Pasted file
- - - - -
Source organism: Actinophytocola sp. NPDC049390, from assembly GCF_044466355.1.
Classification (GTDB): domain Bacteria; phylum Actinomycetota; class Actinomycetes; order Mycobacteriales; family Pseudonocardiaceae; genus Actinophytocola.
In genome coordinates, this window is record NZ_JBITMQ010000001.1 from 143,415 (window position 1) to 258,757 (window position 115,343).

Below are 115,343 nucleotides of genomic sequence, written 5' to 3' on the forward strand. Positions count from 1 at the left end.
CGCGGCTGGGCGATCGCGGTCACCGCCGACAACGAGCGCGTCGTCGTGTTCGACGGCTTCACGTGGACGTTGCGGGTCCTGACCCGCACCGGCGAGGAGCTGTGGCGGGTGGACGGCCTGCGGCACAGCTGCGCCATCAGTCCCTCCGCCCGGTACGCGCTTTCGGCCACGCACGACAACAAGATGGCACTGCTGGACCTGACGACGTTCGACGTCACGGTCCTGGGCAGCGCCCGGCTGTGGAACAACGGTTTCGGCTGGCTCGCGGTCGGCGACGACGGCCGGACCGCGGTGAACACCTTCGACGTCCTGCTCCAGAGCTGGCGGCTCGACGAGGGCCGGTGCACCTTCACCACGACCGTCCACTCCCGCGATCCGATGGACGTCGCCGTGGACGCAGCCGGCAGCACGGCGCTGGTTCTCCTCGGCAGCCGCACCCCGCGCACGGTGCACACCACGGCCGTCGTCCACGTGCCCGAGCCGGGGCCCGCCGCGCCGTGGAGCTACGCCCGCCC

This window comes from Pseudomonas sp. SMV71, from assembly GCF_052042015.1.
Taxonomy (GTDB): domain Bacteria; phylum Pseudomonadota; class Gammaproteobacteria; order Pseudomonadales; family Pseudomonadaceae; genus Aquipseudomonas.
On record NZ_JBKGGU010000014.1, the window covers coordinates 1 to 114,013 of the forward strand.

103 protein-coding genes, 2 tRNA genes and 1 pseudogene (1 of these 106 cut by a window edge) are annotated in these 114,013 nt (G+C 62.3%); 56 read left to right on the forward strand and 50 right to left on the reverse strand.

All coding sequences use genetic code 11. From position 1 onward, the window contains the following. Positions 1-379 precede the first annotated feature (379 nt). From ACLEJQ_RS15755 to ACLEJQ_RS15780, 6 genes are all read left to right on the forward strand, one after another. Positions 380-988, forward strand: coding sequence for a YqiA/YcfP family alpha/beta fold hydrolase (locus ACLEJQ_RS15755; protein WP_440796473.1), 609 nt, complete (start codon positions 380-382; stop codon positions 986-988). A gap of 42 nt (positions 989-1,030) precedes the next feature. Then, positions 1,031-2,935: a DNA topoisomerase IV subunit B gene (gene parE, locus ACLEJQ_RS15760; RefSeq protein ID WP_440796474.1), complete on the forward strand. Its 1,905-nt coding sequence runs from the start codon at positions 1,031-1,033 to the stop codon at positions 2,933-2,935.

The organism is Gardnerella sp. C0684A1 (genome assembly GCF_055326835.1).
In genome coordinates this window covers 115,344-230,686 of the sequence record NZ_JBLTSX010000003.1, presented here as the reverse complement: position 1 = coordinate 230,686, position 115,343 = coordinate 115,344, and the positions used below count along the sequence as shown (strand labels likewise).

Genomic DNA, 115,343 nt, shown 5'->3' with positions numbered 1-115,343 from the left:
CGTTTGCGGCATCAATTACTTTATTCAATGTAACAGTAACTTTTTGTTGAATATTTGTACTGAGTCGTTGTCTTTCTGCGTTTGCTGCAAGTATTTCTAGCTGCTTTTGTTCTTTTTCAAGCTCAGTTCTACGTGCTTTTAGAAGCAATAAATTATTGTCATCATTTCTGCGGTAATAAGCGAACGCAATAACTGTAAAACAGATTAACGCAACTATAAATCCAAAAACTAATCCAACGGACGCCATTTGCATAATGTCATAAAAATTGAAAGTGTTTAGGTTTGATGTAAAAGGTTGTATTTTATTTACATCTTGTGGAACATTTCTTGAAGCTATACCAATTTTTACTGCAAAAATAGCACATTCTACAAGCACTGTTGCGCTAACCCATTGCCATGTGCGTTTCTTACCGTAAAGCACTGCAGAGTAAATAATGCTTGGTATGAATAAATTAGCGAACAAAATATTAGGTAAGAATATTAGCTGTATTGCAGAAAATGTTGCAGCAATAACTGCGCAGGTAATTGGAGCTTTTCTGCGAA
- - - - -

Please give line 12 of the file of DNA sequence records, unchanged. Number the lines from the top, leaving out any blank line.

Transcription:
In genome coordinates this window covers 115,344-230,686 of the sequence record NZ_JBLTSX010000003.1, presented here as the reverse complement: position 1 = coordinate 230,686, position 115,343 = coordinate 115,344, and the positions used below count along the sequence as shown (strand labels likewise).